Norway, Sweden and Denmark have followed Ireland's lead and asked Uganda to return the money which was allegedly misappropriated by government officials.
An investigation by the Auditor General found that $13.4m (about sh35b) in aid had been diverted from the northern Uganda reconstruction programme and misappropriated by officials in the Office of the Prime Minister.
The principal accountant, Geoffrey Kazinda, has since been interdicted and charged. Scores of other officials have also been interdicted over the scam.
Norway, Sweden, Denmark, Ireland and Britain froze their aid to Uganda after the scandal was revealed.
The AFP reported yesterday that following Ireland's announcement in November that Uganda had pledged to return four million euros of Irish funds, the three Scandinavian countries have all asked to be reimbursed by the Ugandan Government.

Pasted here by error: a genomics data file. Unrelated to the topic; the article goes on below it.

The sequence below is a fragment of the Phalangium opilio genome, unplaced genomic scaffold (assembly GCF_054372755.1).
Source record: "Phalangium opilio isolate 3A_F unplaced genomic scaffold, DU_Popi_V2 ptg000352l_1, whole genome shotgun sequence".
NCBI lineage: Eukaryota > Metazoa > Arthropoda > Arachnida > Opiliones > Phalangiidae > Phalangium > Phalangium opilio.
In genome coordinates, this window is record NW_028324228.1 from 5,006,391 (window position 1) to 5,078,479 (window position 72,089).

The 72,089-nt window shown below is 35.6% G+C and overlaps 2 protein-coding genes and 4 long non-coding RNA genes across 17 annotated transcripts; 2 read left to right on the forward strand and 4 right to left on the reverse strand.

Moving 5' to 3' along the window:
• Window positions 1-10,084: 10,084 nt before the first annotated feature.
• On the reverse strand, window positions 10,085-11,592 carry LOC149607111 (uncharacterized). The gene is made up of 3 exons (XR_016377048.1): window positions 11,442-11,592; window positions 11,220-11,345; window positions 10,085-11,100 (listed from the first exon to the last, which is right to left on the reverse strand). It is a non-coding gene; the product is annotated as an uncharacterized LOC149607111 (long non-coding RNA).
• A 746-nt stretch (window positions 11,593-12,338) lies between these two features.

AFP said Norway is only asking for a partial refund, since its aid was paid into a special account that made it easier to identify fraudulent transactions.
"We have asked to be repaid 23 million Kroner ($4.2m) and we have been promised that we will be refunded," AFP quoted Astrid Versto, a spokesperson for the Norwegian minister of international development, as saying.
Unlike Norway, the other countries had transferred their funds into a joint account, making it harder to trace the money, she added.
Prime Minister Amama Mbabazi last year promised that the Government would refund the stolen donor funds. Subsequently, the money from the Irish government was refunded.